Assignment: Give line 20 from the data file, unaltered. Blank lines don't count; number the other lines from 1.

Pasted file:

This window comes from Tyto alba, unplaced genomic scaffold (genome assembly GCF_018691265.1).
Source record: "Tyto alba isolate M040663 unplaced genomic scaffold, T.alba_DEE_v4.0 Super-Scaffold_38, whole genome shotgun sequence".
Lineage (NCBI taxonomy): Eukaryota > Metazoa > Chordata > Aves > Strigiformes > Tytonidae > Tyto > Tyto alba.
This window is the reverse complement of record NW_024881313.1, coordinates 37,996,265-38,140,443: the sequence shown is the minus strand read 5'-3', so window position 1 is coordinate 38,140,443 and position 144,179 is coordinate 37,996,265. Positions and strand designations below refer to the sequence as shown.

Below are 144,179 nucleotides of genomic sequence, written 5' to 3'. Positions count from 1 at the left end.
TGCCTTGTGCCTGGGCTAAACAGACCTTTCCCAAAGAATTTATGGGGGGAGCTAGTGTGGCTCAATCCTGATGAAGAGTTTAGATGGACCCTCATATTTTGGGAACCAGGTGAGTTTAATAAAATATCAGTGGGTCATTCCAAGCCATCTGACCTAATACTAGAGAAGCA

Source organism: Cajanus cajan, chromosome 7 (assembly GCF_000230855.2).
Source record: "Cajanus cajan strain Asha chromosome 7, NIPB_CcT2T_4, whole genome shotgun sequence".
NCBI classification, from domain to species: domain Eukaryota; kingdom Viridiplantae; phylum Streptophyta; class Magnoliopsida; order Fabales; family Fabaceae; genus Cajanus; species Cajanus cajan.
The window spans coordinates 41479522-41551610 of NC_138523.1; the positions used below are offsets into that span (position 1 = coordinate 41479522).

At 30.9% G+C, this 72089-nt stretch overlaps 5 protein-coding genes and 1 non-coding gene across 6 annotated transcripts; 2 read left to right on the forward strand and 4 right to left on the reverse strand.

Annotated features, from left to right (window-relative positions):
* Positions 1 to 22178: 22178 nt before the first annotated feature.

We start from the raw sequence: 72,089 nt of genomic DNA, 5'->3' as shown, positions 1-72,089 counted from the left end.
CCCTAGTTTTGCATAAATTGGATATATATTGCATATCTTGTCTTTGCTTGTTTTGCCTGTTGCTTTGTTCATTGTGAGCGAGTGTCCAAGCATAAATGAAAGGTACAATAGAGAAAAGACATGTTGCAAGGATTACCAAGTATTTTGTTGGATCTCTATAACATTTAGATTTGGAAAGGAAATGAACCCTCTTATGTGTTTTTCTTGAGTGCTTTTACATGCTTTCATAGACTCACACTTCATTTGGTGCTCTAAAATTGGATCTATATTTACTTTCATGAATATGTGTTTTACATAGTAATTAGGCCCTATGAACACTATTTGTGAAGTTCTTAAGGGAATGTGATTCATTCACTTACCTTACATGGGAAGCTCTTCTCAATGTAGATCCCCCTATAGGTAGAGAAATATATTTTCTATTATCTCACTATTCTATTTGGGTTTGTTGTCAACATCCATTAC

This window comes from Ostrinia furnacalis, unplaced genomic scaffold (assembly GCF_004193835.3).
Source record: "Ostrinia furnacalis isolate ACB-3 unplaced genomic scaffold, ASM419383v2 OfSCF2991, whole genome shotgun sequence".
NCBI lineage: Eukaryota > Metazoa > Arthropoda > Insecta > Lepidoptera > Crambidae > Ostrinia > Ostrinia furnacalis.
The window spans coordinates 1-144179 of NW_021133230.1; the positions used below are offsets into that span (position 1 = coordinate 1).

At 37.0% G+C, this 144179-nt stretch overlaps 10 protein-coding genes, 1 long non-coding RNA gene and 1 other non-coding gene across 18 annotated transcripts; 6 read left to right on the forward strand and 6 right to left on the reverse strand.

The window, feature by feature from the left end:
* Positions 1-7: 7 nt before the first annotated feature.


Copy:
At 37.0% G+C, this 144179-nt stretch overlaps 10 protein-coding genes, 1 long non-coding RNA gene and 1 other non-coding gene across 18 annotated transcripts; 6 read left to right on the forward strand and 6 right to left on the reverse strand.